This dialog gives you
a quick breakdown of the expenses for running your franchise. Here,
you can control how much you're spending on Medical Staff and Scouting.
Each category has a ranking,
comparing your budget to that of other teams. This way, you can
see if what you're spending is commensurate with the rest of the
The more you spend on
each of these categories, the better results you'll get from each
- however, keeping expenses low frees more money for salaries and
team operations. You'll have to balance your budget to stay afloat.
Here's a description
of each item shown on the Expenses Dialog:
The yearly salaries stipulated
in your players' contracts are actually paid out on a "per game"
basis. This number is the sum of everyone's pay per game. So, for
example, a typical team whose player salaries total $60,000,000
per year will pay out $4,750,000 per game over a 16-game season.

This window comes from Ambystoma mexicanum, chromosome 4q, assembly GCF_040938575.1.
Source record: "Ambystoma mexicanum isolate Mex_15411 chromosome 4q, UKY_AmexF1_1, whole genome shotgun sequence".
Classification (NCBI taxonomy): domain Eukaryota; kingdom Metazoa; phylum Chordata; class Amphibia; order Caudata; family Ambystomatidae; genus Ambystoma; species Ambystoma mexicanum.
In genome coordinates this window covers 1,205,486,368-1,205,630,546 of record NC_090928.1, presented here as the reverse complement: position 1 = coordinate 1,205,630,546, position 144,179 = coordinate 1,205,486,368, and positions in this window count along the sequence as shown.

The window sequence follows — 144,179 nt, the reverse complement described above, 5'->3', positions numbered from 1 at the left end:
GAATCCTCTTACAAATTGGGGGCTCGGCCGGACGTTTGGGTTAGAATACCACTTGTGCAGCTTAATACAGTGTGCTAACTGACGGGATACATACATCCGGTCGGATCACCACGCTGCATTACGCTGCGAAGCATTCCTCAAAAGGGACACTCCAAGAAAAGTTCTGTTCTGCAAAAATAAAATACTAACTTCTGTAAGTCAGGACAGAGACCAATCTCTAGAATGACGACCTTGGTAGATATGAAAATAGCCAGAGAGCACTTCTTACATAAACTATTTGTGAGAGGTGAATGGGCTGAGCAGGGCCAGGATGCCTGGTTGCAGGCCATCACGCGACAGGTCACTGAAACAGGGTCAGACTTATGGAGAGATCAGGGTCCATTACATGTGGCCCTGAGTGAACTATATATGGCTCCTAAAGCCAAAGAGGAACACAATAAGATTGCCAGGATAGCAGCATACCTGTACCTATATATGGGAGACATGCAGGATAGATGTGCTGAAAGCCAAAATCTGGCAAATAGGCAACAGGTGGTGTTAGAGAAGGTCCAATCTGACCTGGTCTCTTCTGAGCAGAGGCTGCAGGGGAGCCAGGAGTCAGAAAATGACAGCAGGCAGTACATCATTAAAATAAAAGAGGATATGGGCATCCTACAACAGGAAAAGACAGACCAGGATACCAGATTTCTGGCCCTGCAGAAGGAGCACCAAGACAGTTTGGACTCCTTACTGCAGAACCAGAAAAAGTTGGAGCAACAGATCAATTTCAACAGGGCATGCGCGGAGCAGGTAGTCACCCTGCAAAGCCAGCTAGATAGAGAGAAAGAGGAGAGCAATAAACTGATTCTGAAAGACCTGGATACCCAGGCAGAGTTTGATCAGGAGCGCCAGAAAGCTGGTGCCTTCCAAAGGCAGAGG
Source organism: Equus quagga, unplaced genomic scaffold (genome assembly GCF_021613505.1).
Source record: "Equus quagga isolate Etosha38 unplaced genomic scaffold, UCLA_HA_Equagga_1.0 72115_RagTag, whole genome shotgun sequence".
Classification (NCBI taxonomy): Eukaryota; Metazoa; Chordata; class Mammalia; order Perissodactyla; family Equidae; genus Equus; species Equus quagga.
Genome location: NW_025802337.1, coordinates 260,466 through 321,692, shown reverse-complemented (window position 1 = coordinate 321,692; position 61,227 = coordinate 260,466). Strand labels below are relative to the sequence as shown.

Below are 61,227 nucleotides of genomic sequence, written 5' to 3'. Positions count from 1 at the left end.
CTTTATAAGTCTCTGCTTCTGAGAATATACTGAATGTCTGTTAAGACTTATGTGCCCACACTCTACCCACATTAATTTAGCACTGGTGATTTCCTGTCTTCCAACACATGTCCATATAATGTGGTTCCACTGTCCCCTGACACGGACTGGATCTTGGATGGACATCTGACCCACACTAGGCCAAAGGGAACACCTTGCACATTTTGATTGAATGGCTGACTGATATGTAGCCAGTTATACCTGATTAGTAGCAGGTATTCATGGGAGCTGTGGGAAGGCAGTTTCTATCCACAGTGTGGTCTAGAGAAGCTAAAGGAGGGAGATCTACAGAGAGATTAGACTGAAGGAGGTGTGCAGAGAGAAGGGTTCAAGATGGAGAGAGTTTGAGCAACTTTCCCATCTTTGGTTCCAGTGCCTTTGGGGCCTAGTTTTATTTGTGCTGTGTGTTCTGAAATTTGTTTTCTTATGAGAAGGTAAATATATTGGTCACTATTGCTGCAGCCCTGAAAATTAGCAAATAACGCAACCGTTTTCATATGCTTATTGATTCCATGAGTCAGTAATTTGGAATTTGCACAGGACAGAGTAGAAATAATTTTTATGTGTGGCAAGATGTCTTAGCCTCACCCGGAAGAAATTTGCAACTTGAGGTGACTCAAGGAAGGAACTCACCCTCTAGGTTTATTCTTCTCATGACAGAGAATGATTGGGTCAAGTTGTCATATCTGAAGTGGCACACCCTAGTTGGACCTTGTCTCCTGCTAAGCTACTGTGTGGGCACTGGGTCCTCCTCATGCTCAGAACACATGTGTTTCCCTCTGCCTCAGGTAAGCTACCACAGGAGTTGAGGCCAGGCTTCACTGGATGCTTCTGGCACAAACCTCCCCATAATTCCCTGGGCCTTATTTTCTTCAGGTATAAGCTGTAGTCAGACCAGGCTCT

Players are NOT paid extra for playoff games.
The owners of your team
(of which you are the General Manager) expect a return on their
investment, as from a stock portfolio or savings account. This required
dividend will add up to about 10% of the total value of the franchise
over the course of a year. So, although a New York or Chicago team
might have a greater fan base from which to draw revenue, they also
have a higher dividend that has to be paid to the owners every year.
These are the daily costs
of running a professional football club that you have no direct
control over. They include things like running the front office;
legal costs; team travel expenses; security; and stadium maintenance.
Since much of this requires hiring local employees, Operations Expenses
are correlated to your city's per capita income level.
This is the amount of
money spent per game on medical care for your players. The average
team spends about $4 million annually (about $250,000 per game)
on conditioning, medical staff, equipment, insurance and surgery.
Spending more will decrease both the number of injuries and the
recovery time of your injured players.
The more money spent
on scouting, the more accurate the ratings and written assessment
sections of your scouting reports. This
applies to players on your roster and on other teams. The average
team spends about $2 million (almost $125,000 per game) on a scouting